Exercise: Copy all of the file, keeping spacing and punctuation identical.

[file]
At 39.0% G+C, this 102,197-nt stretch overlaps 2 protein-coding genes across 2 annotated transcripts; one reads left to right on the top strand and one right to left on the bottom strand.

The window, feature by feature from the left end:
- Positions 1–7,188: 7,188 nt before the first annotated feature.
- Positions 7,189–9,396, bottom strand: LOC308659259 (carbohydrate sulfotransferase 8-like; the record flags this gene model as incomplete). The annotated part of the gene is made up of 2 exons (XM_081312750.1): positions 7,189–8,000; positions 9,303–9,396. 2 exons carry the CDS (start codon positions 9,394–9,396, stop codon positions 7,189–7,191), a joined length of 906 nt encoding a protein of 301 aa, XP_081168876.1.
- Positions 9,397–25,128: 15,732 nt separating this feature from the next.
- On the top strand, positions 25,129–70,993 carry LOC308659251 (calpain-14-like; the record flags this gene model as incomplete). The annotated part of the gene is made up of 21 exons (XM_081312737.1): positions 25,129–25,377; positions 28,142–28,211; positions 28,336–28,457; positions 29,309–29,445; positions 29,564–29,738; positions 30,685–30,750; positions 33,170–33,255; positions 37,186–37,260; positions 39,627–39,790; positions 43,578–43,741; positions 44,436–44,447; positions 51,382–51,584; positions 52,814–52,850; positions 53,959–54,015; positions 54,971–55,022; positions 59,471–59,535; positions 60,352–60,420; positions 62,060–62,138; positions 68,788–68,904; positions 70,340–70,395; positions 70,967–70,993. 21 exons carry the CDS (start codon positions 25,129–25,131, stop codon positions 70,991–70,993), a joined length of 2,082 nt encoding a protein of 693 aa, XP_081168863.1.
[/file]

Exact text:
At 39.0% G+C, this 102,197-nt stretch overlaps 2 protein-coding genes across 2 annotated transcripts; one reads left to right on the top strand and one right to left on the bottom strand.

The window, feature by feature from the left end:
- Positions 1–7,188: 7,188 nt before the first annotated feature.
- Positions 7,189–9,396, bottom strand: LOC308659259 (carbohydrate sulfotransferase 8-like; the record flags this gene model as incomplete). The annotated part of the gene is made up of 2 exons (XM_081312750.1): positions 7,189–8,000; positions 9,303–9,396. 2 exons carry the CDS (start codon positions 9,394–9,396, stop codon positions 7,189–7,191), a joined length of 906 nt encoding a protein of 301 aa, XP_081168876.1.
- Positions 9,397–25,128: 15,732 nt separating this feature from the next.
- On the top strand, positions 25,129–70,993 carry LOC308659251 (calpain-14-like; the record flags this gene model as incomplete). The annotated part of the gene is made up of 21 exons (XM_081312737.1): positions 25,129–25,377; positions 28,142–28,211; positions 28,336–28,457; positions 29,309–29,445; positions 29,564–29,738; positions 30,685–30,750; positions 33,170–33,255; positions 37,186–37,260; positions 39,627–39,790; positions 43,578–43,741; positions 44,436–44,447; positions 51,382–51,584; positions 52,814–52,850; positions 53,959–54,015; positions 54,971–55,022; positions 59,471–59,535; positions 60,352–60,420; positions 62,060–62,138; positions 68,788–68,904; positions 70,340–70,395; positions 70,967–70,993. 21 exons carry the CDS (start codon positions 25,129–25,131, stop codon positions 70,991–70,993), a joined length of 2,082 nt encoding a protein of 693 aa, XP_081168863.1.